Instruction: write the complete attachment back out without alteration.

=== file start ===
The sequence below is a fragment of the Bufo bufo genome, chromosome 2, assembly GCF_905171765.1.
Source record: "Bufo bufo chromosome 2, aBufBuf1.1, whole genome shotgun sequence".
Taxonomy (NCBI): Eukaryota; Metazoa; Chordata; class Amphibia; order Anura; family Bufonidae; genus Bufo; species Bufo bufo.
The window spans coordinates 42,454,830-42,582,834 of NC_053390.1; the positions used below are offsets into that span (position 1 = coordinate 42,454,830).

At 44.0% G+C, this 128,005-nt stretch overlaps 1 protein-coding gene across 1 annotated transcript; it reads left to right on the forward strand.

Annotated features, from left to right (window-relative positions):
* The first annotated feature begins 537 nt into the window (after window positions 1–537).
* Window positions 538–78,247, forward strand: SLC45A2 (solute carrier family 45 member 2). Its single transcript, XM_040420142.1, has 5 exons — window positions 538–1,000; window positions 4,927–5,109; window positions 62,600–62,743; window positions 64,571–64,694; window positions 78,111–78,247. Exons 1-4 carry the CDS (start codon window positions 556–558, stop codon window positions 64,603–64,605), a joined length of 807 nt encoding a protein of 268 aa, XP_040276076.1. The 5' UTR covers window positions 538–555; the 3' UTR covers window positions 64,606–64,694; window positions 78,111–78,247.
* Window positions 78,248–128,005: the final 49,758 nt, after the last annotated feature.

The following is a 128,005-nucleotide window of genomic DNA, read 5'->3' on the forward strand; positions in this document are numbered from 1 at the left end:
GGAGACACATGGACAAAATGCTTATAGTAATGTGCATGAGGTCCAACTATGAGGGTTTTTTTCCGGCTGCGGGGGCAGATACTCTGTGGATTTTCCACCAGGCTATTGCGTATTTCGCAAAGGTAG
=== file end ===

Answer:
The sequence below is a fragment of the Bufo bufo genome, chromosome 2, assembly GCF_905171765.1.
Source record: "Bufo bufo chromosome 2, aBufBuf1.1, whole genome shotgun sequence".
Taxonomy (NCBI): Eukaryota; Metazoa; Chordata; class Amphibia; order Anura; family Bufonidae; genus Bufo; species Bufo bufo.
The window spans coordinates 42,454,830-42,582,834 of NC_053390.1; the positions used below are offsets into that span (position 1 = coordinate 42,454,830).

At 44.0% G+C, this 128,005-nt stretch overlaps 1 protein-coding gene across 1 annotated transcript; it reads left to right on the forward strand.

Annotated features, from left to right (window-relative positions):
* The first annotated feature begins 537 nt into the window (after window positions 1–537).
* Window positions 538–78,247, forward strand: SLC45A2 (solute carrier family 45 member 2). Its single transcript, XM_040420142.1, has 5 exons — window positions 538–1,000; window positions 4,927–5,109; window positions 62,600–62,743; window positions 64,571–64,694; window positions 78,111–78,247. Exons 1-4 carry the CDS (start codon window positions 556–558, stop codon window positions 64,603–64,605), a joined length of 807 nt encoding a protein of 268 aa, XP_040276076.1. The 5' UTR covers window positions 538–555; the 3' UTR covers window positions 64,606–64,694; window positions 78,111–78,247.
* Window positions 78,248–128,005: the final 49,758 nt, after the last annotated feature.

The following is a 128,005-nucleotide window of genomic DNA, read 5'->3' on the forward strand; positions in this document are numbered from 1 at the left end:
GGAGACACATGGACAAAATGCTTATAGTAATGTGCATGAGGTCCAACTATGAGGGTTTTTTTCCGGCTGCGGGGGCAGATACTCTGTGGATTTTCCACCAGGCTATTGCGTATTTCGCAAAGGTAG